Player Profile: Pirates Prospect Austin Meadows
Photo Credit: Steven Kiebach
The Pittsburgh Pirates drafted Austin Meadows in the first round of the 2013 MLB Draft out of high school in Georgia. A few years later, he’s the top hitting prospect in the organization.
Meadows earned the honor of top hitting prospect by reaching Triple-A as a 21-year-old. Scouts laud his approach at the plate. He was named a MILB.com Organization All-Star in the last two years and played in the Futures Game last season.
His combination of left-handed swing and hit-first approach has led to hitting around .300 in nearly every stop up the organizational ladder. Meadows hit .294 with the Pirates of the Gulf Coast League in 2013, .322 in the South Atlantic League for the West Virginia Power in 2014 and .307 in the Florida State League in 2015 for the Bradenton Marauders.
Despite a season filled with injuries in 2016, Meadows hit .311 in 45 games in the Eastern League with the Altoona Curve before his promotion to Triple-A with the Indianapolis Indians. Because of Meadows, the Pirates were tempted to trade Andrew McCutchen to make room for him the same way they made room for him by trading Nate McLouth to the Atlanta Braves in 2009.
In a Q&A with MiLB.com, Meadows said he incorporated yoga and cross-training to be leaner, more durable and more flexible in order to avoid the injury bug again this season. His base weight last year was around 215 lb but his goal is 210. He said there was a lot of value in going through such a rough season.
“I think you have to go through it,” Meadows told MiLB.com. “For me, hopefully that’s the last of everything. Going through that has helped me learn more about my body and that if I’m feeling something to speak up and not try to push through it because that will definitely get you eventually. Just really knowing my body and knowing my limits, being smart about it and taking care of myself. Whether I’m feeling bad or good, you still need to take care of yourself. I can’t be satisfied and I need to stay on top of my movements.”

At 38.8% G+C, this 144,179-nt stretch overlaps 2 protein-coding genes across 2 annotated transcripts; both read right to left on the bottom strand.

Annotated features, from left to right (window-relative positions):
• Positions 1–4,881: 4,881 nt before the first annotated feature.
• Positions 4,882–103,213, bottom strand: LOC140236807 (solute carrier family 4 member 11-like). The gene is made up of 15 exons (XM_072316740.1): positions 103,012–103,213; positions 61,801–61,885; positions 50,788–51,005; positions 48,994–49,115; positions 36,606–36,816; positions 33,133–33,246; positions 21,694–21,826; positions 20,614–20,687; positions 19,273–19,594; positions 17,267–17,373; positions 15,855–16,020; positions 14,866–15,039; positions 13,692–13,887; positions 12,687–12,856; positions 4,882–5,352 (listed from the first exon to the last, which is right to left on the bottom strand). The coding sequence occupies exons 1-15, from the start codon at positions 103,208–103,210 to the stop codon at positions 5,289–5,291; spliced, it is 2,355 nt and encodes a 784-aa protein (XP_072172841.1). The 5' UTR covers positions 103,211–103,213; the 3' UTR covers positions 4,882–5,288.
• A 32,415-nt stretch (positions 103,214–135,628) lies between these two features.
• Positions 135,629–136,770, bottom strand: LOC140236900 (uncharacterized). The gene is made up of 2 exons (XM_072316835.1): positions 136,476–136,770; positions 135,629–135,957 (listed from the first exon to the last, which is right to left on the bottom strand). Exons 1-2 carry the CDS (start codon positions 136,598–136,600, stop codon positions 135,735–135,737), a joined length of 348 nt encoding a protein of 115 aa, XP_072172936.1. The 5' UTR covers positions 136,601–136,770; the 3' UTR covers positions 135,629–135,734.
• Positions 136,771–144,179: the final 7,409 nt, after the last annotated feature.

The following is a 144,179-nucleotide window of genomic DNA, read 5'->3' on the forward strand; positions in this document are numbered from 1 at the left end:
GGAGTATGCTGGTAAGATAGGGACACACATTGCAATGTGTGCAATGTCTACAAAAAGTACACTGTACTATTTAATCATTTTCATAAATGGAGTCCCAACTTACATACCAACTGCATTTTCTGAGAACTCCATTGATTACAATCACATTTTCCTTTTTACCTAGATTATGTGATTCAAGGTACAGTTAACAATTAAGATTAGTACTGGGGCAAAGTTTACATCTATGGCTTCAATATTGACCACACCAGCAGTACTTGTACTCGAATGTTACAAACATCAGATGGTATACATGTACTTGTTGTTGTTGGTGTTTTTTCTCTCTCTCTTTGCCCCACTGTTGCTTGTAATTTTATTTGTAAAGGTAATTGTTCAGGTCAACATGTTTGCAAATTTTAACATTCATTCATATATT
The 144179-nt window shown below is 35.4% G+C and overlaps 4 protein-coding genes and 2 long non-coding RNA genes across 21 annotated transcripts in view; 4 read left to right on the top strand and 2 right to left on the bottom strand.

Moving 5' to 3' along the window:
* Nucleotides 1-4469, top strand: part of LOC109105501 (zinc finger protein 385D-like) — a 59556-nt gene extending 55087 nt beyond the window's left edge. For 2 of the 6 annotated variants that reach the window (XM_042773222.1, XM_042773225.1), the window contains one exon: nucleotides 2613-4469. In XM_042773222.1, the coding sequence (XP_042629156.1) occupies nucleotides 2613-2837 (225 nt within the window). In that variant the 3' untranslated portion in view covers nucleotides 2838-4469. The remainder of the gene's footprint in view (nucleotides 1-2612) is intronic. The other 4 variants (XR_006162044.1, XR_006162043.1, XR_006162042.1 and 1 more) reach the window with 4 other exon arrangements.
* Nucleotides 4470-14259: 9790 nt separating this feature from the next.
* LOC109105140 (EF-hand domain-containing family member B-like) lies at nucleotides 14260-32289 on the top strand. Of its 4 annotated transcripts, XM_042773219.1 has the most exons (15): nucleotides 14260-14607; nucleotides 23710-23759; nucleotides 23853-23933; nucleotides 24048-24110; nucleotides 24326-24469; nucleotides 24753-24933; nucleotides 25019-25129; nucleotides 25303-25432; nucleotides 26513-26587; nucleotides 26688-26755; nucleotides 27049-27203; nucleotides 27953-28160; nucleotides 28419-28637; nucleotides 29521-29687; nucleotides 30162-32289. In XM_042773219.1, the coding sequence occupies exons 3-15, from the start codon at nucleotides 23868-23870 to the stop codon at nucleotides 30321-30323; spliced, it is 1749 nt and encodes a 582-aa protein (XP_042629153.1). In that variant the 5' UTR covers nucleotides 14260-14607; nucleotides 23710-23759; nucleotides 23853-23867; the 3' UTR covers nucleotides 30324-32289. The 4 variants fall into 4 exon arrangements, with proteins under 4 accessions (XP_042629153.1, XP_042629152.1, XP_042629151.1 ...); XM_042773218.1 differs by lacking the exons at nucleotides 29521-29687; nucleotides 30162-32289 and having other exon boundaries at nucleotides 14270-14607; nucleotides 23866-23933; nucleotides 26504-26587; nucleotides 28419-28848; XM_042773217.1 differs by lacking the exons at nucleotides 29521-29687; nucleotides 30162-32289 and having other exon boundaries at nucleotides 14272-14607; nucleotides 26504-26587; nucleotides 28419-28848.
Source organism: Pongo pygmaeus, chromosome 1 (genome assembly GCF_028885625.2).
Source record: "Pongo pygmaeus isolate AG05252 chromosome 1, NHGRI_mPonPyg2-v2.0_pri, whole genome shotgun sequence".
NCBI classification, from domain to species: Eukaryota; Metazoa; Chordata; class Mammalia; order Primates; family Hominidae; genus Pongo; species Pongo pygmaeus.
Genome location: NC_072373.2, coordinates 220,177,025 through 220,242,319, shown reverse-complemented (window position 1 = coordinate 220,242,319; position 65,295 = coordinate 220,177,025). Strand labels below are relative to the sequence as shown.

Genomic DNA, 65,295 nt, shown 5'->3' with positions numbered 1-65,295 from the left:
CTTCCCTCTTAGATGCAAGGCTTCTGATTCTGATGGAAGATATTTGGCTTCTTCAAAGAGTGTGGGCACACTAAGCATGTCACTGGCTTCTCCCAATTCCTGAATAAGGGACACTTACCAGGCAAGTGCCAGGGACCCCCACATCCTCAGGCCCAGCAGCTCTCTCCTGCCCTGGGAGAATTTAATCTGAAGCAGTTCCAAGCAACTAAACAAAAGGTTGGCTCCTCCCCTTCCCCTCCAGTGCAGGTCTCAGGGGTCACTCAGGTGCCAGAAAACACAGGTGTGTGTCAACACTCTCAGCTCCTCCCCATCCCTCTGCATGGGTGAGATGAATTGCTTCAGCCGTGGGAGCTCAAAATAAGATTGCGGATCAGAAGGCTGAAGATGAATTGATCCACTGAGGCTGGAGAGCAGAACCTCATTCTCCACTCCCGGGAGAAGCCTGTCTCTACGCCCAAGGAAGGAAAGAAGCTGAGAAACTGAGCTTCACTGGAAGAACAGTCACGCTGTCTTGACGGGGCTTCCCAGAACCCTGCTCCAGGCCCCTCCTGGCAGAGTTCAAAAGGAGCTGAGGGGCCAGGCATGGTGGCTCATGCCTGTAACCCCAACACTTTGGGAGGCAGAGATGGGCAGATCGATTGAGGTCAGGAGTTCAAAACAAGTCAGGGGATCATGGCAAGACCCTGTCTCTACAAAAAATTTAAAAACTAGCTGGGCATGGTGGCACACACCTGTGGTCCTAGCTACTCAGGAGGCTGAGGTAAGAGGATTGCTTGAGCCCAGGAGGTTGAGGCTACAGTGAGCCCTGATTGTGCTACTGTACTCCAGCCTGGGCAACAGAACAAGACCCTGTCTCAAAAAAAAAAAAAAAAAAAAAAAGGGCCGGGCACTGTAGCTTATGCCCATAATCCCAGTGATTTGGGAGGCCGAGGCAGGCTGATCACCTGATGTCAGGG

Triple-A Indianapolis will likely be the place where Meadows start the 2017 season. He played 37 games for the Indians, but struggled to a .214 average and hit half of his career high 12 home runs there as well.
“The speed of the game was the same but obviously the crowd,” Meadows said. “You have more noise and more pressure depending on the person. I think a lot of people would say the pitching was more experienced, you get older guys who’ve been to the big leagues—guys with better stuff. Picking up on how pitchers are trying to pitch you, shifts in the infield and outfield. It definitely had more of a big league feel to it.”
As Meadows grows in age so does his power. He credits that to working with Altoona hitting coach Kevin Riggs and strengthening his lower body, which can be a tough task for one with a tall, lanky frame. Meadows said he tries to mold his game to Miami Marlins outfielder Christian Yelich.
“He’s a solid player, can swing the bat very well, the power is there, [he’s a] good defender,” Meadows said. “That’s a guy that I like to watch. Obviously there are other guys out there, but he’s one that comes to mind when it comes to my type of game.”
Yelich had similar stats in the big leagues like Meadows in the minor leagues in his first three years. He then hit 21 home runs and 98 RBI in his fourth year. This could eventually be Meadows.